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Oppression, dispossession and powerlessness

Oppression, dispossession and powerlessness

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THERE IS A Vincentian calypso which was rendered a few decades ago with the line “No man is free until all men are free everywhere.” By this token, none of us is truly free, even those of us who enjoy the trappings of freedom in everyday life. Were we free when the vast majority of South Africans lived under the oppressive system of apartheid? Are we free now whilst the Palestinian people endure oppression, dispossession and powerlessness at the hands of the State of Israel? The current conflict between Israel and Palestine was sparked by the former’s attempt to evict a group of Palestinian residents from East Jerusalem. For context, readers will recall that Israel claims all of Jerusalem as its “undivided capital”, a claim which is rejected by a majority of the international community and by the Palestinians who claim East Jerusalem as the capital of a future Palestinian state.

Readers will also recall that conflict between Israel and Palestine is nothing new. Two reference points can be used to trace the roots of the current conflict. First, the foundation of the State of Israel in 1948 and second, the six-day war in 1967 when Israel captured then Arab-controlled parts of Jerusalem, including the Old City and its holy sites. These developments sowed the seeds of all future conflict between the Israelis and Palestinians.

The most recent escalation of violence has already resulted in dozens of casualties on both sides, including children. At the time of writing, the death toll in Gaza had climbed to a total of 188, including at least 55 children and 31 women, according to the Palestinian Ministry of Health. A further 1,225 people have also been injured in Gaza. For its part, the Israeli military has also accused Hamas of placing rocket installations and tunnel entrances close to civilian infrastructure such as hospitals and schools, thereby exposing civilians to danger.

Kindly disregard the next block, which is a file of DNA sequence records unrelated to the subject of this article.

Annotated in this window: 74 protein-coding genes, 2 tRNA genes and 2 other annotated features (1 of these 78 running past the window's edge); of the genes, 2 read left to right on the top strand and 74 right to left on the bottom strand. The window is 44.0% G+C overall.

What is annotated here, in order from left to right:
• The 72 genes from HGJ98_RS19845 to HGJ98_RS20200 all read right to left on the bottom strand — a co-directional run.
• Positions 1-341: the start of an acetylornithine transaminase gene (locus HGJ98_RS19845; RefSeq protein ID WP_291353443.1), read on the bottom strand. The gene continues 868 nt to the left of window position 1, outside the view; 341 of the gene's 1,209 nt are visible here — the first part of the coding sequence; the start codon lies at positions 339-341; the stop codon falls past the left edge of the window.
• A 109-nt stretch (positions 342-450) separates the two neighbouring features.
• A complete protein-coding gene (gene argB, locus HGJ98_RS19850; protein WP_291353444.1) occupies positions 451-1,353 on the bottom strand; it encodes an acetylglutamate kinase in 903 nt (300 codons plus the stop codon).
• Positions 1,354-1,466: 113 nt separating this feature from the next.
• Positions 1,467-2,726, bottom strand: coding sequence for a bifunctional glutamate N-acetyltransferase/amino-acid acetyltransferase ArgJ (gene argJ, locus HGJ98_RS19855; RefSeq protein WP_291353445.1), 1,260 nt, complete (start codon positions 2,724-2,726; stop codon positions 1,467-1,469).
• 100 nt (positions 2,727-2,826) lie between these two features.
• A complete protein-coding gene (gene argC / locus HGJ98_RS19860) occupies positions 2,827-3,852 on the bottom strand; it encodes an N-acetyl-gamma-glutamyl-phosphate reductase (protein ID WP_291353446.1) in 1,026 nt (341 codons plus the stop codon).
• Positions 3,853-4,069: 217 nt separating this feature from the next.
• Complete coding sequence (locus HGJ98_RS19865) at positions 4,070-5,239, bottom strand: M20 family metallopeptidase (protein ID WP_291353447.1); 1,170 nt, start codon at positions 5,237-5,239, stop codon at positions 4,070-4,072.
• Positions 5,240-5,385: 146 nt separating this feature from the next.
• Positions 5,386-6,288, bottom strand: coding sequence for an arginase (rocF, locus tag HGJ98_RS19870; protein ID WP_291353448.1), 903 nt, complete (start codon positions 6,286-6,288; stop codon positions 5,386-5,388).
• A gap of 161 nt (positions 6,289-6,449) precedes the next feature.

The conflict is also a major foreign policy test for the new Biden Administration in the United States (US). Biden came to office extolling the virtues of multilateralism in what appeared to be a clean break from the previous Trump Administration.

However, to date, the Biden Administration’s response to the Israeli-Palestinian conflict appears to run counter to the President’s pledge that ‘multilateralism is back’. It has been reported that the US blocked a consensus Security Council statement on the conflict. The US has also been implicated in using delaying tactics to put off an open meeting of the Security Council, although it finally agreed to the meeting taking place on Sunday, May 16.

Since Biden assumed the Presidency, his Administration has reportedly pushed other Security Council members to make statements on the ongoing conflicts in the Tigray region of Ethiopia, as well as in Myanmar. Therefore, the Administration’s seeming reluctance to speak truth to Israel in particular, is baffling at best.

The longer the conflict goes on, real, not hypothetical lives, are being lost. This makes it incumbent on all interested parties, especially the leadership of the Israelis and Palestinians, to find a long-term solution to the underlying problems which continue to inspire conflict.

What is clear is that the ongoing oppression and dispossession of the Palestinian people is a recipe for future conflict. In this regard, a one state solution does not seem to be the path which will empower the Palestinians to determine their own fate. This makes genuine efforts toward a two-state solution much more critical.

A few weeks ago, using the ongoing conflicts in Myanmar and Yemen as reference points, I wrote about the dire consequences that follow when the international community fails to discipline bad actors. When bad actors know that their actions will go unchecked, they are then emboldened to act with impunity. In this context, blind loyalty to the Israeli government or to Hamas in Palestine is suboptimal. Especially on the Israeli front, criticism of the policies and actions of the government should not be seen as anti-sematic or unchristian, and such accusations are reductionist and unhelpful.

Finally, in the immediate term, both sides in the conflict should agree to a cease fire followed by negotiations to end the conflict. Following this, all parties should work towards a permanent solution. Without a permanent solution, there will be a repeat of violence as we have seen over the years.

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